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Florida Senate votes 34-0 to repeal name, image and likeness law

The bill will head to Gov. Ron DeSantis’ desk next after facing no opposition during the special session.
 
Sen. Corey Simon (middle), seen here Monday, is one of the committee members who spoke in favor of a change to Florida's name, image and likeness law.
Sen. Corey Simon (middle), seen here Monday, is one of the committee members who spoke in favor of a change to Florida's name, image and likeness law. [ PHIL SEARS | AP ]
Published Feb. 10, 2023|Updated Feb. 10, 2023

The Florida Senate voted unanimously to repeal the state’s name, image and likeness (NIL) law Friday, sending the bill to Gov. Ron DeSantis’ desk.

The 34-0 vote on the Senate floor means the bill, HB 7B, went through two committees and both chambers in this week’s special session without a single vote against it.

“We’ve done the part to push the NCAA to stop abdicating their responsibility back to the states,” said Sen. Corey Simon, the former Florida State football star. “And we’re now putting it on the universities to educate our kids at what their best practices are going forward.”

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The bill is intended to fix a perceived disadvantage for Florida schools and their athletes caused by the current structure.

Florida was one of the first states to vote to allow its college athletes to make money off their name, image and likeness when the law passed in 2020. But it included some restrictions. Teams and coaches, for example, can’t facilitate players’ deals.

Some states never passed NIL laws. Others, including Alabama, Tennessee and South Carolina, have repealed, suspended or loosened them. All three of those states have big-name programs that compete for recruits against programs like Florida and Florida State.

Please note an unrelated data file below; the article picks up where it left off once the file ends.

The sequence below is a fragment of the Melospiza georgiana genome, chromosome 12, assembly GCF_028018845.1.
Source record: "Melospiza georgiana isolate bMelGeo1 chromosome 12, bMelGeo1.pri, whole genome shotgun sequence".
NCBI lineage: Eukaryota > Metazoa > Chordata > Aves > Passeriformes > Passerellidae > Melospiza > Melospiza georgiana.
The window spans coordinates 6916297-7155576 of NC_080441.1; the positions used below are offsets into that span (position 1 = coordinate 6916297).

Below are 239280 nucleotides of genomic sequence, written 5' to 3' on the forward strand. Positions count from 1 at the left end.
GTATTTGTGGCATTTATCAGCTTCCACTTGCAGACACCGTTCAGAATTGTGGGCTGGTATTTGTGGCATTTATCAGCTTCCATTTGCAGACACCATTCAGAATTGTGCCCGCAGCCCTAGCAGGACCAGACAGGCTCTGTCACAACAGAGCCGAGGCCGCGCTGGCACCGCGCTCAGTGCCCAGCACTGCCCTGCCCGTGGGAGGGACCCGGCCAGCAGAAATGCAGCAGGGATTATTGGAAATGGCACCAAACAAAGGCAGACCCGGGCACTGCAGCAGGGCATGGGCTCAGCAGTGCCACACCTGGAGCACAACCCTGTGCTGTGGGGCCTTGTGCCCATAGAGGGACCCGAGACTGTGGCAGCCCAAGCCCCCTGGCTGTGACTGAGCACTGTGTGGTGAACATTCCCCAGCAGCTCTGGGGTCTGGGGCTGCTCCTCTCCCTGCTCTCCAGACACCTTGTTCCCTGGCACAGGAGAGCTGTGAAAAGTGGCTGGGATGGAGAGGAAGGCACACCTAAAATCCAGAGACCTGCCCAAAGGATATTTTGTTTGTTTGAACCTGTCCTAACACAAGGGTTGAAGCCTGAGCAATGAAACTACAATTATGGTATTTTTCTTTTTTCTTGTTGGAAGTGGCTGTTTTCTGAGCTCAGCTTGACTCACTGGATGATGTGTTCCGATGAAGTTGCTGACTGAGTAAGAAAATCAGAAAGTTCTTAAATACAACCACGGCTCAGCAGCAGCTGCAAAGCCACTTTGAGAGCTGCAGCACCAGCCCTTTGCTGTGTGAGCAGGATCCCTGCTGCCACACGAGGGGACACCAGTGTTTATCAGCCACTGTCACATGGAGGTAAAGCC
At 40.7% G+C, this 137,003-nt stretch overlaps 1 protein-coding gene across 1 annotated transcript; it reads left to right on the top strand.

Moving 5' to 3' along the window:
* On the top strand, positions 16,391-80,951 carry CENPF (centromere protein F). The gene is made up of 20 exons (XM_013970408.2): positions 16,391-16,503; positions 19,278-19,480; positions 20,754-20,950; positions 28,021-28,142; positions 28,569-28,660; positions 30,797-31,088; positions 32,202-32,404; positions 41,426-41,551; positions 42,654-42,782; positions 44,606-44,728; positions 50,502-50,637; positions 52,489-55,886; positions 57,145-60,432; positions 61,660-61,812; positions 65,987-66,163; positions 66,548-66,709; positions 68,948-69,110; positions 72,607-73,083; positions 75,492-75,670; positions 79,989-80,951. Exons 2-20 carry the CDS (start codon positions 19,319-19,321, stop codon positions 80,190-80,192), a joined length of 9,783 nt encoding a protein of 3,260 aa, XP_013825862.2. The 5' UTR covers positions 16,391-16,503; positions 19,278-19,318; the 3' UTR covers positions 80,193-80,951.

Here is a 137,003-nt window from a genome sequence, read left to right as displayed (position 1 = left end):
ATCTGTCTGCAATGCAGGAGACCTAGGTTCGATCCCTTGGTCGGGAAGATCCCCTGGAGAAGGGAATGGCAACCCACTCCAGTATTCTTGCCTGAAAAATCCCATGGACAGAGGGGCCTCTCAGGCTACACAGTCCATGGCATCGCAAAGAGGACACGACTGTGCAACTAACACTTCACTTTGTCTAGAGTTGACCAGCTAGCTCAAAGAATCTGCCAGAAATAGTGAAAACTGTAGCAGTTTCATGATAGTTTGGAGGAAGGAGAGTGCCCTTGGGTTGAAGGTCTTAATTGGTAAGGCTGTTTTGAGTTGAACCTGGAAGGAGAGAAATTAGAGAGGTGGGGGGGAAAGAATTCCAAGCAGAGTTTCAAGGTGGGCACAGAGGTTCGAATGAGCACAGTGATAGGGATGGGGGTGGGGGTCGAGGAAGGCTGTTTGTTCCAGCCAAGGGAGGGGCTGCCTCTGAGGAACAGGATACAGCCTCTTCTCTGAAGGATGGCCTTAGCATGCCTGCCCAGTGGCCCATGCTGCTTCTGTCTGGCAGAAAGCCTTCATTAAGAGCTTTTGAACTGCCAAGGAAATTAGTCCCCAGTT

Florida Sen. Travis Hutson sponsored the bill that will effectively repeal the state's name, image and likeness law.
Florida Sen. Travis Hutson sponsored the bill that will effectively repeal the state's name, image and likeness law. [ PHIL SEARS | AP ]

Sen. Travis Hutson (R-Palm Coast) said the tighter regulations put Florida schools “behind the 8-ball,” so removing them is necessary to keep up. If DeSantis signs the bill into law, state teams and athletes will only have to follow NCAA rules, which still prohibit direct payments to players and using name, image and likeness deals as inducements for retention or recruitment.

“In my opinion, we in the state of Florida (don’t) want to keep coming back and chasing the NCAA every time they make new rules and new decisions, and they made some as recently as a couple weeks ago,” Hutson said during a morning rules committee meeting. “So this bill just says we’re going to follow the NCAA, but more importantly be on an even playing field with the rest of the nation as it relates to what other states are doing.”

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Simon, a Tallahassee Republican, said the change would remove Florida’s disadvantages while the NCAA “makes the changes necessary to bring college football into the 21st century.”

“There’s more work to be done, and I look forward to seeing the NCAA as they come under new leadership to step forward and make those necessary changes,” Simon said. “They’ve abdicated their responsibility far too often. Now’s the time for them to step up and see the athlete for what it is …”

The bill also requires schools to add a second workshop for players on issues like financial literacy, entrepreneurship and life skills. Most of the lawmakers who spoke about the bill this week focused on this point because they said will help students as they enter their professional careers (in athletics or another field).

The bill’s third component provides liability protection for coaches and schools if their routine decisions (like benching or suspending a player) affect that athlete’s name, image and likeness deals.

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